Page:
Mint tea: Moroccan tradition adapts to 21st century

March 22, 2012

When I lived in the South, iced tea was a restaurant –and social –staple.

“Sweet or unsweet?” waitresses would drawl, and even though unsweet is not really a word in other places, it was in the South.

Iced tea was also the first thing my former mother-in-law offered us when stepped through her front door to visit. {She was from Alabama.}

Green tea is a staple in Morocco, too. Minted, and served steaming hot in these beautiful patterned glasses.

It’s called atai, and I’m told its preparation varies from region to region: sweet in the north, less sweet (if not unsweet) in the south. Lemon verbena is sometimes added. Always steaming hot.

Our guide tells us that modern Moroccans are health conscious and take far less sugar in their tea today than ever before. But it’s delicious, even with less sugar.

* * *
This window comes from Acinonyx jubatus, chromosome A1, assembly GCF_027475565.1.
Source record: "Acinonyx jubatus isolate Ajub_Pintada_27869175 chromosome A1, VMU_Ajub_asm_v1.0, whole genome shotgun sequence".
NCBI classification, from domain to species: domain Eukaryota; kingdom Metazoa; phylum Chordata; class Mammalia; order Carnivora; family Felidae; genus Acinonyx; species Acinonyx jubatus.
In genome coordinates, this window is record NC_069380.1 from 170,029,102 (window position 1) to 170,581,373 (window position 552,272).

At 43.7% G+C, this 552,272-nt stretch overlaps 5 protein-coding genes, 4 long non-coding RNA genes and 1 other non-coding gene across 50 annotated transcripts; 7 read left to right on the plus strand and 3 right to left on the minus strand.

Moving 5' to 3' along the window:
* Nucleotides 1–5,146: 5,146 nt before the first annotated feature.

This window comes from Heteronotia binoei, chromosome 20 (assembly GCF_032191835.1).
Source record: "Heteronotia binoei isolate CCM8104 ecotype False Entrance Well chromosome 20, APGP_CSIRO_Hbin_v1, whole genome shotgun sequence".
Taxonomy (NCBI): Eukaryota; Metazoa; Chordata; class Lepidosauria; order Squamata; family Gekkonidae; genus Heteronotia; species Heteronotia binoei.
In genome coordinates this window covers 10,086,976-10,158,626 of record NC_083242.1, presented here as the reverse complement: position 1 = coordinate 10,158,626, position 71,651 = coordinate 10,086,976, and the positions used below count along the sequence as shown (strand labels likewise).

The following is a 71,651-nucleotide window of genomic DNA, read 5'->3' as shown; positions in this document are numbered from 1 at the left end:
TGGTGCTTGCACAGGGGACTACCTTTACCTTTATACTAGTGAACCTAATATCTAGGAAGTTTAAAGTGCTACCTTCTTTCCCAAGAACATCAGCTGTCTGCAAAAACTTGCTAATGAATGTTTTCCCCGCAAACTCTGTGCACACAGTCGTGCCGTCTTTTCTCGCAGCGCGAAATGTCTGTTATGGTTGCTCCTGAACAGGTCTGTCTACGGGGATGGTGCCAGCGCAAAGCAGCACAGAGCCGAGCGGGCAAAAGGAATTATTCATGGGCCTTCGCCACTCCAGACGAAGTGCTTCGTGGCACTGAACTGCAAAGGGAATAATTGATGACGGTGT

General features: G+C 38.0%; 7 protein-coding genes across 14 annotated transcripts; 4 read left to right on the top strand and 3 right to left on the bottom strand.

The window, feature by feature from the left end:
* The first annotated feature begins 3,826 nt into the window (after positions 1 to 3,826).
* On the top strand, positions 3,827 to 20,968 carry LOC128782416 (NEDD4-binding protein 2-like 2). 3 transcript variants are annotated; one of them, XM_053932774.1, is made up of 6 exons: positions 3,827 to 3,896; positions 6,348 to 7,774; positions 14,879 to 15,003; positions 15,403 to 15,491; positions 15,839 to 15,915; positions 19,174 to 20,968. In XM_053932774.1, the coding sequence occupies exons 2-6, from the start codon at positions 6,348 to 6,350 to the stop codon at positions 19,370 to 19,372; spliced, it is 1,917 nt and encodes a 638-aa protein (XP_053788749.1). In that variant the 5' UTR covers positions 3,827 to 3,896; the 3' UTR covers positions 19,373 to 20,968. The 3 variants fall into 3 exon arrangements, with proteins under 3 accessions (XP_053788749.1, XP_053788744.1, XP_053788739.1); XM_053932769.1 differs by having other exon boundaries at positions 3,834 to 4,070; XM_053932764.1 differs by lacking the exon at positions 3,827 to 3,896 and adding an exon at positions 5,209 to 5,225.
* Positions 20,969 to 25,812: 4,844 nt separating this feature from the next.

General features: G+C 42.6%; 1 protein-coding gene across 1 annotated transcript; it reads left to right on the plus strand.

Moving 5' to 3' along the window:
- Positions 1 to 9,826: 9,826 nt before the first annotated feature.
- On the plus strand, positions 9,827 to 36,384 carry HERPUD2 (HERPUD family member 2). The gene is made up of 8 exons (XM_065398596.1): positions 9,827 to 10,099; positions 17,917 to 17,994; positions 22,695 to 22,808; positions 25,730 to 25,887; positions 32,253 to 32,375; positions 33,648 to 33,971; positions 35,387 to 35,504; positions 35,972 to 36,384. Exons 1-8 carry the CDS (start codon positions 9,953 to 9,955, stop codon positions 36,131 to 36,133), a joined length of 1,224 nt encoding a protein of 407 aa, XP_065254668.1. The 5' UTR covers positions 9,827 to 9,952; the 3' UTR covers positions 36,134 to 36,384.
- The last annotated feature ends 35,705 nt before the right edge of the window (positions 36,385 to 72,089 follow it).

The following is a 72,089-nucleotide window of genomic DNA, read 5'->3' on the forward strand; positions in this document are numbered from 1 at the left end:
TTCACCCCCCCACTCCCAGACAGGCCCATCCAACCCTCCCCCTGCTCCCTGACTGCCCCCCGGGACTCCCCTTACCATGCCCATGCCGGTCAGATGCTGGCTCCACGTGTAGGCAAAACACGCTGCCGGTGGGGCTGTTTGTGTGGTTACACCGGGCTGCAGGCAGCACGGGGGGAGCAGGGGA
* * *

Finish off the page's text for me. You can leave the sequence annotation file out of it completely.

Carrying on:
The usual variety is gunpowder tea from China. {I hope that’s not literal.} Pouring it from on high gives it the traditional foam topping. Traditionally, it’s served three times. Each glass tastes different because it’s been steeping a different amount of time, as represented in this famous Moroccan proverb:

The first glass is as bitter as life, the second glass is as strong as love, the third glass is as gentle as death.

Mint is cultivated here with an abundance of help from pesticides. I’m told that today, many Moroccans forgo mint with their tea for fear of the adverse effects of pesticides on their health.

Ah, even the oldest traditions must be adapted to current day realities. Even here in North Africa.

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